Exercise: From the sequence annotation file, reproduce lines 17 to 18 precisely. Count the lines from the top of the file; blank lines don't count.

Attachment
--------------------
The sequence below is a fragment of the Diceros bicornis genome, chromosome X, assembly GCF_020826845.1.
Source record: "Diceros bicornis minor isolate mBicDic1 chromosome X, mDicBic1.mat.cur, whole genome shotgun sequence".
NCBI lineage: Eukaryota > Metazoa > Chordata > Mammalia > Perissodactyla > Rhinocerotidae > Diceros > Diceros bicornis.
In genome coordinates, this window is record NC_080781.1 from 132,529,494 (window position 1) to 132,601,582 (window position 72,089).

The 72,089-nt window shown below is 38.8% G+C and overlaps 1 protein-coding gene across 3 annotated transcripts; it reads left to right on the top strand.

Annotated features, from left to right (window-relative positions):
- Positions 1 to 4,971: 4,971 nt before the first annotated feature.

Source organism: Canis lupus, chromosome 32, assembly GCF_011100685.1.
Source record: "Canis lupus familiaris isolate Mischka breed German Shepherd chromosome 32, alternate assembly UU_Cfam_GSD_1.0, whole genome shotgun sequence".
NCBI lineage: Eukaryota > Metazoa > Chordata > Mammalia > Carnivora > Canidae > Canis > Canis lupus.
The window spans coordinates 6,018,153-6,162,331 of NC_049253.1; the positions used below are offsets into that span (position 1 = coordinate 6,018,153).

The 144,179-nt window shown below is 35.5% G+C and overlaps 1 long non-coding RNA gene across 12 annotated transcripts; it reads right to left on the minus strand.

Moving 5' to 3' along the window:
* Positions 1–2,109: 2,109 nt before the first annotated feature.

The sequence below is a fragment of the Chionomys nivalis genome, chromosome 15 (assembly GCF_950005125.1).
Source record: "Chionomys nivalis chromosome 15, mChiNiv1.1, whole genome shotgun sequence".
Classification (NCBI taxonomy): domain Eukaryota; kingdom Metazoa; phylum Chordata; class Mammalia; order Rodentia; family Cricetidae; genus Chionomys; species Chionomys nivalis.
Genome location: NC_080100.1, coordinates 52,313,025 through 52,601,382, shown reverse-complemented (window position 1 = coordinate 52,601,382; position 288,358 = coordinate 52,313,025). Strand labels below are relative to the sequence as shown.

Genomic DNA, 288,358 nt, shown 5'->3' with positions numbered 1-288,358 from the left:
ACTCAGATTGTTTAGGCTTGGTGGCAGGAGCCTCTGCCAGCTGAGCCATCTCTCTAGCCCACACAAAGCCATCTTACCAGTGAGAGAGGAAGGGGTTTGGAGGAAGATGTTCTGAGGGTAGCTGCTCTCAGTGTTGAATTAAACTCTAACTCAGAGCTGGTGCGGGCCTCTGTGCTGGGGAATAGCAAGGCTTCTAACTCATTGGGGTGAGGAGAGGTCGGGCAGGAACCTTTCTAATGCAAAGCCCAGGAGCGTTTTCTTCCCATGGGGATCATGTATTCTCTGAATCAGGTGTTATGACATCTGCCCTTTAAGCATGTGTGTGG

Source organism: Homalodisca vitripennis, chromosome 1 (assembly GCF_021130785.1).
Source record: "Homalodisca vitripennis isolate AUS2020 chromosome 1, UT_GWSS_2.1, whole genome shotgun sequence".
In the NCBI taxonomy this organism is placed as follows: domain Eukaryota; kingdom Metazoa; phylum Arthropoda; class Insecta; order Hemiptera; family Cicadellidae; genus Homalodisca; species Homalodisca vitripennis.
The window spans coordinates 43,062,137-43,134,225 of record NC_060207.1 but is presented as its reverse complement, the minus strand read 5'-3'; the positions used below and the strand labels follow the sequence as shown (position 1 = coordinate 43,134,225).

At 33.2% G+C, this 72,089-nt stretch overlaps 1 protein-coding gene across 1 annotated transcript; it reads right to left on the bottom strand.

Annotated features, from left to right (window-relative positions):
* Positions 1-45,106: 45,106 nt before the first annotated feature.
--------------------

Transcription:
Classification (NCBI taxonomy): domain Eukaryota; kingdom Metazoa; phylum Chordata; class Mammalia; order Rodentia; family Cricetidae; genus Chionomys; species Chionomys nivalis.
Genome location: NC_080100.1, coordinates 52,313,025 through 52,601,382, shown reverse-complemented (window position 1 = coordinate 52,601,382; position 288,358 = coordinate 52,313,025). Strand labels below are relative to the sequence as shown.